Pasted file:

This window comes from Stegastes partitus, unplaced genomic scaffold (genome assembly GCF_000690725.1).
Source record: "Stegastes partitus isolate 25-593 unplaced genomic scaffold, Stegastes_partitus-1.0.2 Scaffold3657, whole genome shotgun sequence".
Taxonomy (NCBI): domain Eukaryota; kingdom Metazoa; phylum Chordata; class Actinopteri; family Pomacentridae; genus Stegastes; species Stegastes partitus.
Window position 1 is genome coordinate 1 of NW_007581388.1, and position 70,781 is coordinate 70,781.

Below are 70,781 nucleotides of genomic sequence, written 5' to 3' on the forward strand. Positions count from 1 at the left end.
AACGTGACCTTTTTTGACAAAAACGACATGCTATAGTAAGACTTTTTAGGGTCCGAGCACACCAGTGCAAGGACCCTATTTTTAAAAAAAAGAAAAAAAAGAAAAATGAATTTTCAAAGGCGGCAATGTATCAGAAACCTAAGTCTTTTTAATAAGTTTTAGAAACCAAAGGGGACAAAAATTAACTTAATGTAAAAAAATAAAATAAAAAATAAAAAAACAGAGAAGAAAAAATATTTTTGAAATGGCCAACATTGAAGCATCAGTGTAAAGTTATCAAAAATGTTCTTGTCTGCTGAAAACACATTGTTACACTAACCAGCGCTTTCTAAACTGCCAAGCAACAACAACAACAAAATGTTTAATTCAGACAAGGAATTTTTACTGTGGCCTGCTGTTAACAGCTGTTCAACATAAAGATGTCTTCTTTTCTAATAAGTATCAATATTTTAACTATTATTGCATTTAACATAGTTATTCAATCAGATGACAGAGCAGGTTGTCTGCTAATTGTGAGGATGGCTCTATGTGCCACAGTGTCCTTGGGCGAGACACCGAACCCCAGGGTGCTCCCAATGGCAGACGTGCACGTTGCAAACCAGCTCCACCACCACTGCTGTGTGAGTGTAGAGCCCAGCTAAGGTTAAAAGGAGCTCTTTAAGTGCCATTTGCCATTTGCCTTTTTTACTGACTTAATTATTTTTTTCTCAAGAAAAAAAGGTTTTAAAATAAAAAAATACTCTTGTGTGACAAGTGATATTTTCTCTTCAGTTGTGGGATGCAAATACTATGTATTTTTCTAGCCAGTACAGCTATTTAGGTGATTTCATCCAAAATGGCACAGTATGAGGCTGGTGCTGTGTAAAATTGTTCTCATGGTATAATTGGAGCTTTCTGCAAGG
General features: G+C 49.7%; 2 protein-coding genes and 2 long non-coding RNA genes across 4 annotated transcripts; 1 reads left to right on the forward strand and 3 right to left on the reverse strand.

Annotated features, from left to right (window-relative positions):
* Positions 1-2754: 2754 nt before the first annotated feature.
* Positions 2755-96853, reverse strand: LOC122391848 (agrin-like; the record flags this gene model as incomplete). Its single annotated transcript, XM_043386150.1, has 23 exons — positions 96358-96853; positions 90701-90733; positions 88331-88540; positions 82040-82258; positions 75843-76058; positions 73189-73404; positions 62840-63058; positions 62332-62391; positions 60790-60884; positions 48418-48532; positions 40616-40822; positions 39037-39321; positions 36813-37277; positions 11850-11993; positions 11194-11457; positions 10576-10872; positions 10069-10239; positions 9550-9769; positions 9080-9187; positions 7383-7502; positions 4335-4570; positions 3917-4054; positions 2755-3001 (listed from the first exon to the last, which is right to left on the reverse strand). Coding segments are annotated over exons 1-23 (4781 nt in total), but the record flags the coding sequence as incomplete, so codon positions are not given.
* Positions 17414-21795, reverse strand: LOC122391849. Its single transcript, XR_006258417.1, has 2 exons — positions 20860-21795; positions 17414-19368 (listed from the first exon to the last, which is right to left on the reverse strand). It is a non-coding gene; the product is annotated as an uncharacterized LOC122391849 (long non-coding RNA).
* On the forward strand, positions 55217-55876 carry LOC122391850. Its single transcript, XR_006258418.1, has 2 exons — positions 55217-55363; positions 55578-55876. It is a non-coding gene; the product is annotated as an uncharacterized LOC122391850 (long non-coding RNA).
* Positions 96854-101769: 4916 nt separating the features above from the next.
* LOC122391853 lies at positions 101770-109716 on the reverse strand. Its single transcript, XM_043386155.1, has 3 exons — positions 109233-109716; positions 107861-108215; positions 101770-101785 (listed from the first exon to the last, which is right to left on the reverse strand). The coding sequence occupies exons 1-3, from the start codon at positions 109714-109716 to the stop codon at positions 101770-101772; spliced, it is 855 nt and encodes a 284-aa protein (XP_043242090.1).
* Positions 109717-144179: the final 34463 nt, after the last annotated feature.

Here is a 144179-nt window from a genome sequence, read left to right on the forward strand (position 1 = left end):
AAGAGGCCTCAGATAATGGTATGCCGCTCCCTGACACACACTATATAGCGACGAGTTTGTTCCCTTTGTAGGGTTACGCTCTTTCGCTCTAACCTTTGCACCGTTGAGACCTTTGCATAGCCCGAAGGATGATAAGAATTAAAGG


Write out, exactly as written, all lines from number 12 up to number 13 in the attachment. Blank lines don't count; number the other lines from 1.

* On the forward strand, positions 55217-55876 carry LOC122391850. Its single transcript, XR_006258418.1, has 2 exons — positions 55217-55363; positions 55578-55876. It is a non-coding gene; the product is annotated as an uncharacterized LOC122391850 (long non-coding RNA).
* Positions 96854-101769: 4916 nt separating the features above from the next.